Messi saga shows lucrative Chinese football market comes with political risks: Analysts


Lionel Messi (centre) sat out of a friendly match in Hong Kong on Feb 4 citing an injury but took to the field for 30 minutes in Japan for another match three days later. - AFP

SINGAPORE: China is a huge market for the world’s most popular sport but the saga involving Argentinian footballer Lionel Messi shows that tapping the Chinese market comes with political risks, say analysts.

The Inter Miami player sat out of a friendly match in Hong Kong on Feb 4 citing an injury but took to the field for 30 minutes in Japan for another match three days later.

Already angry that Messi did not play in Hong Kong, many people in Hong Kong and China were left further incensed by what they saw as a snub by the football star, who had also failed to shake hands with Hong Kong Chief Executive John Lee after the Hong Kong match, detractors noted.

Football fans, including those from mainland China, had reportedly paid HK$880 to HK$4,880 (S$150 to S$839) to attend the Hong Kong match.

The backlash in China was so great that Messi had to put out a short video on Chinese social media platform Weibo on Feb 19 to explain why he could not play in the Hong Kong match. He said an injury had led him to sit out of the match, rejecting claims that he skipped play for political reasons as “totally untrue”.

On the day of the Japan match on Feb 7, Chinese state media Global Times published a strongly-worded editorial saying it does not rule out the possibility that the actions carry “political motives” and were done to deliberately “embarrass” Hong Kong, adding that the impact of the incident “has far exceeded the realm of sports”.

Lye Liang Fook, a senior fellow at ISEAS – Yusof Ishak Institute, said that in Beijing’s eyes, Messi’s actions have not only “publicly humiliated” the Hong Kong authorities, but also by extension, disrespected China and its population of 1.4 billion people.

“From China’s perspective, any perceived slights on issues that it considers important will be met with a response, no matter how lucrative the football market is,” said Mr Lye, who specialises in China’s foreign policy.

According to estimates by state media China Daily, there were about 200 million football fans in China in 2022. In June 2023, Messi received a roaring welcome from around 68,000 fans in Beijing when he played for Argentina in a friendly against Australia.

A joint report by the General Administration of Sport of China and the National Bureau of Statistics of China showed that the Chinese sports industry was worth around 3.3 trillion yuan (S$624 billion) in 2022, after growing a significant 5.9 per cent on a year-on-year basis.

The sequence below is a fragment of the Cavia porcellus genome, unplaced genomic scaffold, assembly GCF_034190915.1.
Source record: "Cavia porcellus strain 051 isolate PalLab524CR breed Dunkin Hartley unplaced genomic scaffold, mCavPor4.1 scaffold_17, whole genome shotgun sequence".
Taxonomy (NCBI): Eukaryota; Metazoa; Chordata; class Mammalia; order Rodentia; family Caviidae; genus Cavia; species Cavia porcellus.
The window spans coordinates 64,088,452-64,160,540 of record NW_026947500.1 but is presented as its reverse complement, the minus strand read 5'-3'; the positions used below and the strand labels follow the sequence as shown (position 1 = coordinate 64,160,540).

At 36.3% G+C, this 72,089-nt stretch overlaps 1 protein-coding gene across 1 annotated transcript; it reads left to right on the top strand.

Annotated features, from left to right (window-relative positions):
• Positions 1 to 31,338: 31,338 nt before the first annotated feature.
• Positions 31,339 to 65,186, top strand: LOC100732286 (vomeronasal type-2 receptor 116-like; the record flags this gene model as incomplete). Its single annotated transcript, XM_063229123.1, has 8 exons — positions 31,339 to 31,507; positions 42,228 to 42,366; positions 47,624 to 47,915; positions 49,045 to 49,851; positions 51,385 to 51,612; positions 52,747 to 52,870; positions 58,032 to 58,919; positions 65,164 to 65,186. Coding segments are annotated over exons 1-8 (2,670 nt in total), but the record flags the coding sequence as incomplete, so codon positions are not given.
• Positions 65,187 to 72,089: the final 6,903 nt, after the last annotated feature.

To put things in perspective, football fans elsewhere have also expressed anger over no-shows.

In 2019, furious South Korean football fans took to filing lawsuits against the match organiser when Portuguese footballer Cristiano Ronaldo sat out of a friendly during Italian club Juventus’s pre-season tour in Seoul, despite a deal that stipulated the superstar striker would play for at least 45 minutes. The fans won and were awarded compensation on top of a 50 per cent refund of the ticket price.

But the response in China over the Messi incident looks to have surpassed that in South Korea.

The Chinese authorities cancelled two Argentina friendlies due to take place in Hangzhou and Beijing in March. Some Chinese brands have also taken their cue from the official response, including Chishuihe baijiu liquor which quietly removed its Messi-endorsed products from e-commerce platform JD.com following the uproar.

Lye said the Messi episode highlights the importance of global sporting celebrities being aware of local sensitivities, especially those who regard the Chinese market as lucrative.

“They may need to focus more on what they are good at which is ‘playing sports’ and steer clear of actions that may be misconstrued as ‘playing politics’”, he added.

It also gives a taste of the lengths Beijing would go to in order to uphold China’s dignity and national interest when foreigners do not accord due respect to the government and Chinese audience, said Lye.

“Beijing will need to appear tough and firm on this issue otherwise they will be criticised domestically for not standing up to the perceived slights by Messi, even if he is a football legend,” he added.

It does not help that this incident comes at a time when Beijing has tightened its control over developments in Hong Kong to prevent any untoward incidents that could rock the stability that has been restored following the 2019 mass protests, said Lye.

Associate Professor Alfred Wu, who is with the Lee Kuan Yew School of Public Policy, said the drawn-out furore could be viewed as a state-led nationalism effort to boost unity among the Chinese to go against the West.

“Of course, some rational people will say that Messi is Argentinian, not American, so this East-West conflict theory does not make sense but it doesn’t have to when emotions run high,” said Prof Wu.

When it comes to high-profile international incidents, the primary concern of the Chinese government is garnering public support while safeguarding its national interests, he added.

Prof Wu believes the biggest “loser” to come out of the situation is Hong Kong.

The Hong Kong friendly was initially meant to boost the city’s international profile but has since turned sour.

In addition, some Chinese netizens have gone so far as to suggest that Hong Kong’s position as an international financial centre will soon be a thing of the past and become nothing more than a “heritage site”, said Assoc Prof Wu.

“To turn it around, the next big international sporting event will need to have a perfect outcome. But of course, the pressure on stakeholders to carry out such similar activities is much higher from here on,” he said. - The Straits Times/ANN

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